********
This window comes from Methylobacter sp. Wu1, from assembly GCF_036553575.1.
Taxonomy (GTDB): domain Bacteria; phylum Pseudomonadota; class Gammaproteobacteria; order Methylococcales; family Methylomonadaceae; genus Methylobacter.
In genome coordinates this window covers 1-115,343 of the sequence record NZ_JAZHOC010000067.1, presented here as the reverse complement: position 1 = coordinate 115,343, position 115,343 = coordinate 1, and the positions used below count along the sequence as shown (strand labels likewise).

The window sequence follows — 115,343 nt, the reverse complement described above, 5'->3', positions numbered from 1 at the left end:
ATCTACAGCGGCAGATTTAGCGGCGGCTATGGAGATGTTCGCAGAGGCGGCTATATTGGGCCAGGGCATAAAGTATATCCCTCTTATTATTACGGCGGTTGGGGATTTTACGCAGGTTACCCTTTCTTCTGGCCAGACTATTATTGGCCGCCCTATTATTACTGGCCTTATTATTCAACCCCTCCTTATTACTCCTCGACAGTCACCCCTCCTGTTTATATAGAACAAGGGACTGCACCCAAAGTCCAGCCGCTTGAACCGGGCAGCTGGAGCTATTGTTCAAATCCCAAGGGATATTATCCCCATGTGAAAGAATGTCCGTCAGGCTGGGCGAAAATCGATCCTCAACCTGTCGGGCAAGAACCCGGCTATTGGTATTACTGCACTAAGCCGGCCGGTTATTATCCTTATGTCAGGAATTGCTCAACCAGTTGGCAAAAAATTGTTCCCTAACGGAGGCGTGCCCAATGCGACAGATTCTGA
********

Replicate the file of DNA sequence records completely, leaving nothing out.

This window comes from Methylobacter sp. Wu1, from assembly GCF_036553575.1.
Taxonomy (GTDB): domain Bacteria; phylum Pseudomonadota; class Gammaproteobacteria; order Methylococcales; family Methylomonadaceae; genus Methylobacter.
In genome coordinates this window covers 1-115,343 of the sequence record NZ_JAZHOC010000067.1, presented here as the reverse complement: position 1 = coordinate 115,343, position 115,343 = coordinate 1, and the positions used below count along the sequence as shown (strand labels likewise).

The window sequence follows — 115,343 nt, the reverse complement described above, 5'->3', positions numbered from 1 at the left end:
ATCTACAGCGGCAGATTTAGCGGCGGCTATGGAGATGTTCGCAGAGGCGGCTATATTGGGCCAGGGCATAAAGTATATCCCTCTTATTATTACGGCGGTTGGGGATTTTACGCAGGTTACCCTTTCTTCTGGCCAGACTATTATTGGCCGCCCTATTATTACTGGCCTTATTATTCAACCCCTCCTTATTACTCCTCGACAGTCACCCCTCCTGTTTATATAGAACAAGGGACTGCACCCAAAGTCCAGCCGCTTGAACCGGGCAGCTGGAGCTATTGTTCAAATCCCAAGGGATATTATCCCCATGTGAAAGAATGTCCGTCAGGCTGGGCGAAAATCGATCCTCAACCTGTCGGGCAAGAACCCGGCTATTGGTATTACTGCACTAAGCCGGCCGGTTATTATCCTTATGTCAGGAATTGCTCAACCAGTTGGCAAAAAATTGTTCCCTAACGGAGGCGTGCCCAATGCGACAGATTCTGA